Why these kids raised $25K for an 'Iron Giraffe'

Posted at 7:05 AM, Mar 29, 2016
and last updated 2016-03-29 07:05:43-04

DEERFIELD TOWNSHIP, Ohio -- One week after World Water Day, Kings students will receive recognition for their contributions in bringing clean drinking water to others.

On Tuesday, Salva Dut, who inspired the book “A Long Walk to Water,” will visit sixth-grade and junior high students who helped raise more than $25,000 for his nonprofit corporation Water for South Sudan Inc.

“It was just amazing that we were able to do that,” said Shelley Bogaert, principal of Columbia Intermediate School.

Linda Sue Park’s “A Long Walk to Water” tells the story of Salva Dut, who at age 11 fled Sudan in the midst of a civil war. As a teenager, he led 1,500 other “lost boys” through the Southern Sudan desert to a refugee camp in Kenya. His true story is interwoven in the book with that of a fictional character named Nya, who walks miles each day to get water for her family.

Dut came to the United States in 1996 but returned to Sudan in 2002, upon learning his father was ill from water-borne disease. In 2003, he founded Water for South Sudan Inc. in Rochester, New York, to raise money to drill wells, which supply fresh drinking water in the country.

Columbia Intermediate students raised money for Water for South Sudan by walking a mile around their school carrying unopened jugs of water, among other initiatives. Provided

South Sudan achieved independence from the Republic of Sudan in 2011, making it the world’s newest country.

Kings students first learned about Water for South Sudan in 2013, when sixth-grade language arts teachers Tracy Kleis and Holly Mueller read the book aloud in their classes.

“The first year I read it aloud to students, and they immediately wanted to know what they could do to help,” Kleis said. “I had no idea they would react that way.”

It was so close to the end of the school year that there was no time to organize fundraisers, but the students’ desire to help sparked an idea.

Kleis and Mueller again read the book aloud in the fall of the 2013-14 school year, as part of a “social injustice” unit. With a second-quarter theme focused on social responsibility, the sixth-graders, like those who preceded them, were inspired to help those in South Sudan.

“They have been so passionate and inspired to make a change,” Kleis said.

Students have done various fundraisers each year since, including bracelet and water bottle sales, filling out pledge sheets and walking a mile around their school carrying unopened jugs of water.

In 2014, Water for South Sudan representatives introduced the Iron Giraffe Challenge, calling on schools to raise at least $1,000 to help purchase a new drilling rig. The drilling rig, dubbed an “iron giraffe,” costs $500,000.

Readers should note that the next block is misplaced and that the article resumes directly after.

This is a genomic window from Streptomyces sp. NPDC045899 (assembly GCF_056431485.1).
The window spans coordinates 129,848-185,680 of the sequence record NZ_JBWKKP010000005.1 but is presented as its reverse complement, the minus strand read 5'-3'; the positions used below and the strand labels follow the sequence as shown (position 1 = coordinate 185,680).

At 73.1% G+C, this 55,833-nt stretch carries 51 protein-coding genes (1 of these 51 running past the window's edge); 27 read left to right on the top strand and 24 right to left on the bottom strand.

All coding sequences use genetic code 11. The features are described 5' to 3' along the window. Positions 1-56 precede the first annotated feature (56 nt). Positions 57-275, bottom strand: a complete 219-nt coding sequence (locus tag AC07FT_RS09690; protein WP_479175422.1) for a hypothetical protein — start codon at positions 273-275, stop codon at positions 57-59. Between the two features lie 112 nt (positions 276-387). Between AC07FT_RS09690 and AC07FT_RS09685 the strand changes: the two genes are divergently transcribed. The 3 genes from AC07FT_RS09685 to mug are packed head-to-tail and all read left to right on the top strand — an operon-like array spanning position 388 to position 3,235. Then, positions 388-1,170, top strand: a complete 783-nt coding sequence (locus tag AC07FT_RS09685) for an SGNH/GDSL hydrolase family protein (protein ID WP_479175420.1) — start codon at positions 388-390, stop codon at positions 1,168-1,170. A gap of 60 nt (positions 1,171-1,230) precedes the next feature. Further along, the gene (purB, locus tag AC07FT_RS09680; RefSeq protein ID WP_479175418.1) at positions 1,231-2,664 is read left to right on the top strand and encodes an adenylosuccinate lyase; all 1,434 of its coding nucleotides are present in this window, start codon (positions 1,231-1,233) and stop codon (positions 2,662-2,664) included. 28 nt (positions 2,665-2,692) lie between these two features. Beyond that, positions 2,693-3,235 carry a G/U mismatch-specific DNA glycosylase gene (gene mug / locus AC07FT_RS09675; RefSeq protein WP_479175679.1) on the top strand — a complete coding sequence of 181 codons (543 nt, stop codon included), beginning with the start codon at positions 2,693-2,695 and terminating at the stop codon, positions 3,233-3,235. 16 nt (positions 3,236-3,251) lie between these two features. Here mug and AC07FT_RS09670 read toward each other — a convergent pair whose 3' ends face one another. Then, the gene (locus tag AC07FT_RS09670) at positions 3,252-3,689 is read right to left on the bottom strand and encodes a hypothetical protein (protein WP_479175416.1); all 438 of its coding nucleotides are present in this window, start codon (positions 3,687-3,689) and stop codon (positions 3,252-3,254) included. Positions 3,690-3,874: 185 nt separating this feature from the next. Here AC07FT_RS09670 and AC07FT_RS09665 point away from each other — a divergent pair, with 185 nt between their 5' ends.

Schools that meet the challenge are entered into a drawing, with three prizes for the top winners: a visit from Salva Dut, a visit from Linda Sue Park and a 20-minute Skype call with Salva Dut. Three schools will be selected for Skype calls.

“We get calls and emails all the time of people asking if Salva can come and visit their school,” said Lynn Malooly, executive director of Water for South Sudan.

Because Dut lives in South Sudan and visits the United States only a couple times a year, he doesn’t typically visit schools. Communication from Africa is unpredictable as well, so a small number of large-scale Skype calls are arranged only when he is in the U.S.

Water for South Sudan representatives also created an Iron Giraffe Super Challenge, to raise at least $25,000, with the promise of a visit from Salva Dut.

As the first school in the world to raise $25,000 in the 2014-15 and 2015-16 school years, Columbia Intermediate School won the challenge.

“We weren’t sure anyone could make it,” Malooly said. “We were astonished that Columbia did it and that they did it so quickly.”

While the students raised about $15,000 through fundraisers, $10,000 in grants from Ethicon, a division of Johnson & Johnson, offered a significant boost.

“I’m so proud of all the kids and the staff and our community for rallying around us and making this happen,” Bogaert said.

Because seventh- and eighth-graders took part in fundraising in previous school years, and because community members played a significant role in raising money, Dut will visit multiple locations Tuesday.

He’ll start the day with a visit to junior high students before stopping by Columbia Intermediate School. He’ll also visit the Blue Ash Montgomery Rotary Club, and at 6:30 p.m., he will again go to Columbia Intermediate School for a meet-and-greet event open to the community.

For more information about the day’s events, contact Dawn Gould, community relations coordinator for Kings Local Schools at 513-505-9310.